Compare car loans with Quick Car Finance
- Get a decision in minutes
- Won't affect your credit score
- No deposit options
When you buy a new car, it loses 20% of the value the moment you drive it away. When you buy a pre-owned car, you have more room to negotiate on the price because of any defects it might have.
But if, like most of us, you don’t have the funds available in savings to buy your next car outright, there are finance options available which allow you to spread the cost of a used car over a time frame that suits you.
If you’re buying through a dealer, there’s a good chance they’ll be very keen for you to sign a finance agreement using a finance company they’re partnered with. However it’s always smart to compare your options and find the cheapest finance you’re eligible for.
Warning: late repayments can cause you serious money problems. See our debt help guides.
You have several options available when it comes to finding a loan for a used car. Some of these include:
The dealer may ask for a deposit if you don’t have financing available after you negotiate the purchase price, but that doesn’t mean you have to settle for the dealer’s terms. Every step of a car purchase can be negotiated, and that includes your deposit. You’ll also want to make sure that the deposit is refundable if the deal falls through.
Read the terms of your contract carefully. If the paperwork says a deposit is non-refundable, ask the sales manager to change it so that it will be refunded for any reason. If you plan on having the vehicle inspected or might not be able to secure financing, you’ll also want these contingencies outlined in your contract. This way, if you have to back out of the sale for any reason, the dealer can’t keep money it didn’t earn.
If you’re sure you want to go ahead, it’s a good idea to pay the deposit using your credit card. That’s because, unlike other methods of payment, credit card transactions between £100 and £30,000 are covered by the Consumer Credit Act. If the vehicle is not sold as described and the vendor refuses your refund request, you may be able to dispute the transaction through your card issuer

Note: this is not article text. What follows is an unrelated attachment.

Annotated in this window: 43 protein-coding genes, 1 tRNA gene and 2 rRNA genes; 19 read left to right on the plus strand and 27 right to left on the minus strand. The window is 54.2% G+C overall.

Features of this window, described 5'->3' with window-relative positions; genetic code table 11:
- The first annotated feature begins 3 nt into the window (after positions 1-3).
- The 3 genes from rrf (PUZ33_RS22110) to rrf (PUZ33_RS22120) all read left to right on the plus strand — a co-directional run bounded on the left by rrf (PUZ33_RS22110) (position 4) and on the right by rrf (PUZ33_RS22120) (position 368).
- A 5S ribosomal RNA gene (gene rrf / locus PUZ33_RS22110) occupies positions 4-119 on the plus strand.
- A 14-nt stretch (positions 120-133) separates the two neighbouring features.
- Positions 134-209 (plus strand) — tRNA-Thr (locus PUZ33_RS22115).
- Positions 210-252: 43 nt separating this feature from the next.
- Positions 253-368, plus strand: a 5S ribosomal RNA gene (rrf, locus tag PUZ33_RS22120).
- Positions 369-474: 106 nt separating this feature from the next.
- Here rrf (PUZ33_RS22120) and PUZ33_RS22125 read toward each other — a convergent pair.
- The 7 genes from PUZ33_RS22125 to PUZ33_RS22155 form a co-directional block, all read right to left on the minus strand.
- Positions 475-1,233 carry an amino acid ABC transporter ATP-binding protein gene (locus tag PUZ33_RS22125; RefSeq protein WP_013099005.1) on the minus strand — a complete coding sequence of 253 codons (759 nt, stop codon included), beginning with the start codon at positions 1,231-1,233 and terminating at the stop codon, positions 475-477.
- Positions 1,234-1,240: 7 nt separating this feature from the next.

Securing the right finance is as important as finding the right car. Some car loan terms extend up to seven years, so it’s quite a commitment. Here’s what to keep an eye out for when looking for the right financing:
The average used car loan is shorter than a loan for a new car. Loan terms vary between lenders, but it’s usually between one and seven years. Longer loan terms can reduce your monthly repayments, but you’ll pay more interest, making your loan more expensive in the long run.
Take a look at the following features of both the loan and car dealership finance offers to find out which one is the better deal for you:
Don’t just sign on line when a dealer puts a finance option in front of you. Compare your options to get the cheapest financing available to you.
Whenever you apply for a used car loan, take the time to read the small print. It’s important to be aware of all fees and charges, as well as any restrictions on the vehicle or loan.
Want to know what capital gains tax is, how it works and when you need to pay it? Read our comprehensive guide on what you need to know about capital gains tax including what your CGT allowance is for the 2021/2022 tax year.
Find out which insurance group the Volvo V60 falls under and how much it costs to insure.
Find out which insurance group the Chrysler Ypsilon falls under and how much it costs to insure.
Find out which insurance group the Lotus Elise falls under and how much it costs to insure.
Find out which insurance group the Volkswagen Bora falls under and how much it costs to insure.
Find out which insurance group the Skoda Roomster falls under and how much it costs to insure.
Find out which insurance group the Peugeot RCZ falls under and how much it costs to insure.
Find out which insurance group the Smart Fortwo falls under and how much it costs to insure.
Find out which insurance group the Kia Sedona falls under and how much it costs to insure.
Find out which insurance group the Toyota Supra falls under and how much it costs to insure.
finder.com is an independent comparison platform and information service that aims to provide you with the tools you need to make better decisions. While we are independent, the offers that appear on this site are from companies from which finder.com receives compensation. We may receive compensation from our partners for placement of their products or services. We may also receive compensation if you click on certain links posted on our site. While compensation arrangements may affect the order, position or placement of product information, it doesn't influence our assessment of those products. Please don't interpret the order in which products appear on our Site as any endorsement or recommendation from us. finder.com compares a wide range of products, providers and services but we don't provide information on all available products, providers or services. Please appreciate that there may be other options available to you than the products, providers or services covered by our service.